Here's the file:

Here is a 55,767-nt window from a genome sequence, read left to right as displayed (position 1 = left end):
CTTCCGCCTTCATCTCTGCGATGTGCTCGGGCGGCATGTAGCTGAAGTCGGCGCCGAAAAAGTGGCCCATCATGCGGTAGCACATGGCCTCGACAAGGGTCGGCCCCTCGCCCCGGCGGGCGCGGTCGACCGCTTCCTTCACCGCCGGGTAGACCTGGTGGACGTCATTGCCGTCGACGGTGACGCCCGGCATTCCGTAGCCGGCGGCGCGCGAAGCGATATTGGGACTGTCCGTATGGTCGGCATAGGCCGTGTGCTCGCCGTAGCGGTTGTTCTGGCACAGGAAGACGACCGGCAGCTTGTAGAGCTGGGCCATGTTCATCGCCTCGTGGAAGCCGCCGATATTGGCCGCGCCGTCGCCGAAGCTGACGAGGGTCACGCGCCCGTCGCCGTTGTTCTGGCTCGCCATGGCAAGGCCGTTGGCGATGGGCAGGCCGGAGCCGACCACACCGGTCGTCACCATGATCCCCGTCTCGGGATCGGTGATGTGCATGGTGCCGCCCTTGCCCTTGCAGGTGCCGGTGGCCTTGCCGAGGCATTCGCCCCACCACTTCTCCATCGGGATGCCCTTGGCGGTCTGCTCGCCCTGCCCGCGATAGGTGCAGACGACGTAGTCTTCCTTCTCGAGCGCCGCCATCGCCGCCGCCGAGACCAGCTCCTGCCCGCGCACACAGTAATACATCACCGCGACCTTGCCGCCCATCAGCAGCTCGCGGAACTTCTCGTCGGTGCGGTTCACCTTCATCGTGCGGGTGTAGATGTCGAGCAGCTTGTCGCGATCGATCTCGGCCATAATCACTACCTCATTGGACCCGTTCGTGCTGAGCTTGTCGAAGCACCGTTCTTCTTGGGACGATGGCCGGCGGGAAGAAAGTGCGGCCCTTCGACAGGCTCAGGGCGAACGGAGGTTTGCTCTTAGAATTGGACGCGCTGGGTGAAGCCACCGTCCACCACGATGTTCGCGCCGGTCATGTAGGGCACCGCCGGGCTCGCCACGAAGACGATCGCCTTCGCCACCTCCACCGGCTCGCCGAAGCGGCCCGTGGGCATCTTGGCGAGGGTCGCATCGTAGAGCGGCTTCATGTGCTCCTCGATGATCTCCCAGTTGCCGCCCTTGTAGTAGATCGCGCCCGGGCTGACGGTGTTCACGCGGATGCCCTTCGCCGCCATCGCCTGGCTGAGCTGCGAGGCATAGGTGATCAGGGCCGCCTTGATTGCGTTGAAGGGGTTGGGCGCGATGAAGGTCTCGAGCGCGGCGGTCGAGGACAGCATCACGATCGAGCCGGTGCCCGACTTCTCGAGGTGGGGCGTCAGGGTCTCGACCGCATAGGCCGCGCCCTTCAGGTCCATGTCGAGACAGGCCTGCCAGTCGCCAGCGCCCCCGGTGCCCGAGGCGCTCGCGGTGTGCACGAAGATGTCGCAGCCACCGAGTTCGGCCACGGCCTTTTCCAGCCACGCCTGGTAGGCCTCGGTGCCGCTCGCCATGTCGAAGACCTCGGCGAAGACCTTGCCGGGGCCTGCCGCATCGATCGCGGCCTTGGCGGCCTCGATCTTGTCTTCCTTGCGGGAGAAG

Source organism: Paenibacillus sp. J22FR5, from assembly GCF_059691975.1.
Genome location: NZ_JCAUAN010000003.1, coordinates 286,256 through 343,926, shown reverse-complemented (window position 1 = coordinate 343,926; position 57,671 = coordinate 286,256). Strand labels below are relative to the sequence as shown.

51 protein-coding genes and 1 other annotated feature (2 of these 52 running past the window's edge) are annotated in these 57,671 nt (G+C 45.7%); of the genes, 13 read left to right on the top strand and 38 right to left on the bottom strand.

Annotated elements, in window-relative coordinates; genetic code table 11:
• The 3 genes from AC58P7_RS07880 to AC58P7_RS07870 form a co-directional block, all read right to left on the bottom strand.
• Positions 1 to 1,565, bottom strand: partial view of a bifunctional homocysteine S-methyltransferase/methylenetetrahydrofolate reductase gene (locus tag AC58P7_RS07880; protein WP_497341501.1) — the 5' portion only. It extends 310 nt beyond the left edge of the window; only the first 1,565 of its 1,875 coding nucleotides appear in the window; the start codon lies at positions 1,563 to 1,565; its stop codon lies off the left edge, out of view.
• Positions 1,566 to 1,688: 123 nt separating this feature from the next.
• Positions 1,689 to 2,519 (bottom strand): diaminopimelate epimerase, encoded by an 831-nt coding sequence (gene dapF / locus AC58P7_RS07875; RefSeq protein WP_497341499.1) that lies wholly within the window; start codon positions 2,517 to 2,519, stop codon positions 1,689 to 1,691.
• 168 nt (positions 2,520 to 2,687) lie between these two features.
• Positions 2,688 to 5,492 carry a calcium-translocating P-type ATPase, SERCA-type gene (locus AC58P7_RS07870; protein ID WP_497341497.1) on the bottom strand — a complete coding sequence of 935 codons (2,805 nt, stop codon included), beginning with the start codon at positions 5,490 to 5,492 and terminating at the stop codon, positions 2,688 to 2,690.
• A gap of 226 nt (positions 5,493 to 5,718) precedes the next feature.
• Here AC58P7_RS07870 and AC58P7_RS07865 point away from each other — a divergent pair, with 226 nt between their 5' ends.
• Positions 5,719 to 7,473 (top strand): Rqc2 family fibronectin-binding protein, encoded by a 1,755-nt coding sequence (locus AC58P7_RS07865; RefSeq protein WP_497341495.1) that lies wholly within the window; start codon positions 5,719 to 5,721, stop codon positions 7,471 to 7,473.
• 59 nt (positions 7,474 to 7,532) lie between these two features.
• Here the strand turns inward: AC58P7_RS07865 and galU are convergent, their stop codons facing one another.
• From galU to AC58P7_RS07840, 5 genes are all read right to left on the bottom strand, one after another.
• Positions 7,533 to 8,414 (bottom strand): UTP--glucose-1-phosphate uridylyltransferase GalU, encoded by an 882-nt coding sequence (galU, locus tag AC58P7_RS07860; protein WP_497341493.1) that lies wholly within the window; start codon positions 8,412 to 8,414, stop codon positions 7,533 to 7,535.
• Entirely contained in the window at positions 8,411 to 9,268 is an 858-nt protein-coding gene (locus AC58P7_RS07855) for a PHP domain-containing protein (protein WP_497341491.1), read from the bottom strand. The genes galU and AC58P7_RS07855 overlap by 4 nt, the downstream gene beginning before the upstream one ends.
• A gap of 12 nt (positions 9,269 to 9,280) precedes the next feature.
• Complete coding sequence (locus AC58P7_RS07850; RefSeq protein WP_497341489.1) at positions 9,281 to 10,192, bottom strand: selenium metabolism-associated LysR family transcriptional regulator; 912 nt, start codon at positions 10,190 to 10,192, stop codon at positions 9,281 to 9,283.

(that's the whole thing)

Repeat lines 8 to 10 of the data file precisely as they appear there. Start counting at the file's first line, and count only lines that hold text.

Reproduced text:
• Positions 1 to 1,565, bottom strand: partial view of a bifunctional homocysteine S-methyltransferase/methylenetetrahydrofolate reductase gene (locus tag AC58P7_RS07880; protein WP_497341501.1) — the 5' portion only. It extends 310 nt beyond the left edge of the window; only the first 1,565 of its 1,875 coding nucleotides appear in the window; the start codon lies at positions 1,563 to 1,565; its stop codon lies off the left edge, out of view.
• Positions 1,566 to 1,688: 123 nt separating this feature from the next.
• Positions 1,689 to 2,519 (bottom strand): diaminopimelate epimerase, encoded by an 831-nt coding sequence (gene dapF / locus AC58P7_RS07875; RefSeq protein WP_497341499.1) that lies wholly within the window; start codon positions 2,517 to 2,519, stop codon positions 1,689 to 1,691.